Slurs:  As always, better ascending than descending.  Avoid too-long legato

Articulation:  Contrary to the contra-bassoon, its articulation is as
supple and clear as that of the ordinary bassoon.  The following staccato
will be very satisfactory: [a written passage in 16th notes in the low
range, staccato, 112 to the 1/4].

Duration of breath:  One can assign to it as a limit in a mezzo forte:

        in staccato:    low range -- 2 measures in 4/4
                                mid-range -- 3 measures in 4/4
                                high range -- 4 measures in 4/4

        held tones:     low range -- 2 measures in 4/4
                                mid-range -- 3 measures in 4/4
                                high range -- 5 measures in 4/4

Trills and Tremolos:  This instrument having a mechanism similar to the
bassoon, all that which has been written about it (see table) concerning
trills and tremolos on the bassoon, applies to the sarrusophone.  Always,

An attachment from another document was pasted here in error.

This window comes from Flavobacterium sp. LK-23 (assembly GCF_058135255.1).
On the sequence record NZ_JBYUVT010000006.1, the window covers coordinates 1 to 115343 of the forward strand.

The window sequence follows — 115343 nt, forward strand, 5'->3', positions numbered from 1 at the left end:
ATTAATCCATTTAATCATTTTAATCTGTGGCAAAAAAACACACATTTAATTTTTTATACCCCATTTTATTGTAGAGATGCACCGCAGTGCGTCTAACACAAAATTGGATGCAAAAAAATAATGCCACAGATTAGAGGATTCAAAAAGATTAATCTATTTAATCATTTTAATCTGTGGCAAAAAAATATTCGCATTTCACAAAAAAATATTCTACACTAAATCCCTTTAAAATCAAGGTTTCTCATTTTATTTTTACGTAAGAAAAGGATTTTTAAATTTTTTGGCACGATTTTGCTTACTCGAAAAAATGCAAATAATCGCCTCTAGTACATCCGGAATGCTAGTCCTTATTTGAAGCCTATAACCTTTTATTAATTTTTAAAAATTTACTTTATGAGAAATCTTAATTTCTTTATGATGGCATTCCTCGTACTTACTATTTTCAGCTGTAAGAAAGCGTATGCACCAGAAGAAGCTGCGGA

do not forget that the effect being an octave lower, the inherent heaviness
in low tones, will be here augmented further.

Its use in the orchestra:  Its timbre, somewhat nasal in the high register,
has a splendid sonority in the two lower octaves.  Full sonority, supple
and malleable which lends itself to all [dynamic] nuances.

        Much better than the contra-bassoon, it is the deep bass to the
woodwind group.  In other words, it is to the bassoons as is the contrabass
to the violoncelli and ought to be treated as such.


I find this a fascinating assessment of the sarrusophone's strengths vs.
the French contrabassoon, especially seeing that it was written as recently
as 1950.

Perhaps some readers would know if the French contrabassoon has changed
appreciably since then...?

- Timothy Tikker


Date: Sat, 16 May 1998 12:18:18 -0400 (EDT)
From: Jack Silver <>
To: contrabass <>
Subject: Re: list V1 #70

Actually it was an e flat contrabass sarrusophone that I lent Scott
Robinson for the CD.  It was his own Contrabass sax that he found in
Italy. Jack Silver

Jack Silver <>


End of list V1 #75